In the August 2011 edition of Physics World, Richard Taylor, director of the Materials Science Institute at the University of Oregon, takes on a topic that his critics might claim is beyond scientific understanding – crop circles. Taylor suggests that that crop-circle artists might be using GPS, lasers and microwaves to create elaborate crop-circle art.
No one can pinpoint the exact date that crop circles began to appear, but the documented cases of these huge patterns on Earth’s surface – created by flattening a crop such as wheat, barley or rye – have substantially increased from the 1970s to current times. According to Wikipedia, 26 countries reported some 10,000 crop circles in the last third of the 20th century. About 90% of those were located in southern England.
As the 21st century began, crop-circle designs have become more complex than ever. Some feature up to 2,000 different shapes. Mathematical analysis has revealed the use of construction lines, invisible to the eye, that govern pattern design, although exactly how crop circles are created remains mysterious.
Richard Taylor believes that physics could hold the answer. He suggests that crop-circle artists might be using a Global Positioning System (GPS), as well as lasers and microwaves, to create their patterns, dispensing with the rope, planks of wood and bar stools some used in the past.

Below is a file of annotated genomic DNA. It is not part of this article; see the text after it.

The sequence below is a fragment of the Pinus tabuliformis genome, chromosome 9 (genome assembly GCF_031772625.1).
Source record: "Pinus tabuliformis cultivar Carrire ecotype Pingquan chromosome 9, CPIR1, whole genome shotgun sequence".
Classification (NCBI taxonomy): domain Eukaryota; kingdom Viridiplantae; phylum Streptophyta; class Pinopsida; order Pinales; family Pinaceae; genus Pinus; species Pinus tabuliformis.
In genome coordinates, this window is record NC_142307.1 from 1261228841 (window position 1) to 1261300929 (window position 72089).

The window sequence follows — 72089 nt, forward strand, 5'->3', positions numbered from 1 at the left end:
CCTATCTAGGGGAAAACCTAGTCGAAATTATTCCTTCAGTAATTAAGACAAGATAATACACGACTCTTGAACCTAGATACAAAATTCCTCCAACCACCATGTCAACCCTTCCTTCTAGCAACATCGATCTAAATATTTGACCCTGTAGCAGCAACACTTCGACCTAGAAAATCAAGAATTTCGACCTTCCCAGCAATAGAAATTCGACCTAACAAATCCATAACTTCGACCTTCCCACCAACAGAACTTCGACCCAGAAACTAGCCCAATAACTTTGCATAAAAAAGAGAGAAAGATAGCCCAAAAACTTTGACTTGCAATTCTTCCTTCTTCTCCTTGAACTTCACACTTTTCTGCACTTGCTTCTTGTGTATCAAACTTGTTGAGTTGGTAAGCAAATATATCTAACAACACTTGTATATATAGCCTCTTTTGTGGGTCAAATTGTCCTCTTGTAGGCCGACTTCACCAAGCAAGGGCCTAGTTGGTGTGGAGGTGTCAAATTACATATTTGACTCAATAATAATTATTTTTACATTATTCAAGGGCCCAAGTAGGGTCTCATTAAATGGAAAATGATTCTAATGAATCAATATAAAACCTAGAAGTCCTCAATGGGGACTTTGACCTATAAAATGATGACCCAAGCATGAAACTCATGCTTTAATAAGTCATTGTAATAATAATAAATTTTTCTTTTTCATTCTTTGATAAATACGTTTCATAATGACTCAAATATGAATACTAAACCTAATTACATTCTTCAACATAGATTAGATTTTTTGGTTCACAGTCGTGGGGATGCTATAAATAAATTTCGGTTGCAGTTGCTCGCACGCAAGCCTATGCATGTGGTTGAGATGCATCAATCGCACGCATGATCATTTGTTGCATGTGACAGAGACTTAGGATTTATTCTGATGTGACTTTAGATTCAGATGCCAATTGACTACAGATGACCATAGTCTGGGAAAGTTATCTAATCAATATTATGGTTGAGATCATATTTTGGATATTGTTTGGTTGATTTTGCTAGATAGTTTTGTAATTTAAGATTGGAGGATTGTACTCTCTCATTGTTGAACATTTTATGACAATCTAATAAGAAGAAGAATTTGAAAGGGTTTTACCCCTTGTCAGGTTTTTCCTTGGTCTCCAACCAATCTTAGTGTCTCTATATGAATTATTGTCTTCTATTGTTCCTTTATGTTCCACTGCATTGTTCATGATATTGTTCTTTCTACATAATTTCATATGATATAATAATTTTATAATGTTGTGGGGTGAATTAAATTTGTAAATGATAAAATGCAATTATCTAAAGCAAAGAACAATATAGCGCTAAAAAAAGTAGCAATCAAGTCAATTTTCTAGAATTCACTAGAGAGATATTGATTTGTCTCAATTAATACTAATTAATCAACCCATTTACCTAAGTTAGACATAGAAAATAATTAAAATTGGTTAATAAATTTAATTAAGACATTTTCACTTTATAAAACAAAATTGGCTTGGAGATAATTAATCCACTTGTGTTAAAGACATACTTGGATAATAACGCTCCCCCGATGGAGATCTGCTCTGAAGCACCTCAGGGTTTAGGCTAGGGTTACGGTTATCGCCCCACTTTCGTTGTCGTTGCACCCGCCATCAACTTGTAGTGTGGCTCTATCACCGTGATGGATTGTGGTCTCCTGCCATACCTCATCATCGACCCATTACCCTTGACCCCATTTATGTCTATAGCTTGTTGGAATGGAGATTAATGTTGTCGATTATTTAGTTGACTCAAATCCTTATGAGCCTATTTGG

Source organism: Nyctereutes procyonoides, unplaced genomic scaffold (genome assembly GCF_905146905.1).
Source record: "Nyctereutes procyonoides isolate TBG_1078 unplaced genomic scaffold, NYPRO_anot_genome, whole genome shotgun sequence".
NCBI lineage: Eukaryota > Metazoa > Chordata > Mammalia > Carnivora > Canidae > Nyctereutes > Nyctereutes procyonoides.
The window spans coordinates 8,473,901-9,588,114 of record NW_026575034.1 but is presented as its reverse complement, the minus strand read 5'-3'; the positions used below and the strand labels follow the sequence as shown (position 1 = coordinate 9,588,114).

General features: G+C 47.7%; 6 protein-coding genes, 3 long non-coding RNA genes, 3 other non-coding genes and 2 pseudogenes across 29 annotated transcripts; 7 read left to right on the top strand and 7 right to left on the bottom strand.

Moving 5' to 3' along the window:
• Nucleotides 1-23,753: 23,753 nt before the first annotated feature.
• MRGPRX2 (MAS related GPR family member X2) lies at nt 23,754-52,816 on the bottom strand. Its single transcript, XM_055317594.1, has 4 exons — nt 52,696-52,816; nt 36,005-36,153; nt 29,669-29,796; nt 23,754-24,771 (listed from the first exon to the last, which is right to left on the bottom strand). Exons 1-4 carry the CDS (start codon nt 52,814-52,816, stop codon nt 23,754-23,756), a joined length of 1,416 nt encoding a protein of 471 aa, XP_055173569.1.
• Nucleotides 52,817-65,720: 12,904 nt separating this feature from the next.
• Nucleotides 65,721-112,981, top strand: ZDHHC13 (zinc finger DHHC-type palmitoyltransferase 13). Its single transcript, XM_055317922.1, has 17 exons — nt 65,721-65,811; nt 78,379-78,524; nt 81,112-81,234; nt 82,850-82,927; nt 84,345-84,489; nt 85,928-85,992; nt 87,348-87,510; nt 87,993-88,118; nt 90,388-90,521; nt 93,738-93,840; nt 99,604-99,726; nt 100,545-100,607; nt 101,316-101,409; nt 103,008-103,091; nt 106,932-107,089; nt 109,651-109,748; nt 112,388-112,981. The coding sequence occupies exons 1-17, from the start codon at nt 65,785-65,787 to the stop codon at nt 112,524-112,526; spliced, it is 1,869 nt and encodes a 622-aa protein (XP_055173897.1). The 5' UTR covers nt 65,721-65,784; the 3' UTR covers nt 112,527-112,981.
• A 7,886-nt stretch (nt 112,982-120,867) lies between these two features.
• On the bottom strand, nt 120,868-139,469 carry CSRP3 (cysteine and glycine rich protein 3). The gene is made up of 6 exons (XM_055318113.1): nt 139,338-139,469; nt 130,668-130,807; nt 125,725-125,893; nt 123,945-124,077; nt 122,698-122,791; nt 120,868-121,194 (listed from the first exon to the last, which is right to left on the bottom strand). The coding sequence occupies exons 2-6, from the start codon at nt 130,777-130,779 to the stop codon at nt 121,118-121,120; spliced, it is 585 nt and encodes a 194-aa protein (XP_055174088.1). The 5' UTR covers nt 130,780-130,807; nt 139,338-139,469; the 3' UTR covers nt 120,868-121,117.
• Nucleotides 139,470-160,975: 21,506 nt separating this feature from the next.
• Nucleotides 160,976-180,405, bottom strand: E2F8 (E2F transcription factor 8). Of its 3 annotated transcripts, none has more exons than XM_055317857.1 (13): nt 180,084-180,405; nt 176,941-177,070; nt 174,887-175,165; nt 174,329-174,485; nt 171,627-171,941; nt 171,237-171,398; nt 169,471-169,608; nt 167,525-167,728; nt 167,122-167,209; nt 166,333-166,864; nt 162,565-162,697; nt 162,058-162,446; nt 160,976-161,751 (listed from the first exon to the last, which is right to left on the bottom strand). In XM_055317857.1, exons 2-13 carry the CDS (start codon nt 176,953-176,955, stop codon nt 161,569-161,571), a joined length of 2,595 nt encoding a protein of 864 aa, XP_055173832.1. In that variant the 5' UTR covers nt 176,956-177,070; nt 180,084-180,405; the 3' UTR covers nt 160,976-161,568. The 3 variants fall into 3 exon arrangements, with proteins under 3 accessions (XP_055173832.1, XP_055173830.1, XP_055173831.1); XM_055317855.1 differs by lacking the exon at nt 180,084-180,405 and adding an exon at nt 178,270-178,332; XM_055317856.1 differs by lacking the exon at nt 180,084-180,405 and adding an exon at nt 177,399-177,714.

Taylor suggests that artists could be using microwaves to make crop stalks fall over and cool in a horizontal position – a technique that might explain the speed and efficiency of the artists and the incredible detail of some patterns.
One research team claims to have reproduced the intricate damage inflicted on crops using a handheld magnetron, readily available from microwave ovens, and a 12 V battery.
Crop-circle artists are not going to give up their secrets easily. This summer, unknown artists will venture into the countryside close to your homes and carry out their craft, safe in the knowledge that they are continuing the legacy of the most science-oriented art movement in history.
Matin Durrani, editor of Physics World, said:
It may seem odd for a physicist such as Taylor to be studying crop circles, but then he is merely trying to act like any good scientist – examining the evidence for the design and construction of crop circles without getting carried away by the side-show of UFOs, hoaxes and aliens.
Bottom line: Richard Taylor, director of the Materials Science Institute at the University of Oregon, suggests in the August 2011 issue of Physics World that crop-circle artists might be using GPS, lasers and microwaves to create elaborate crop-circle art.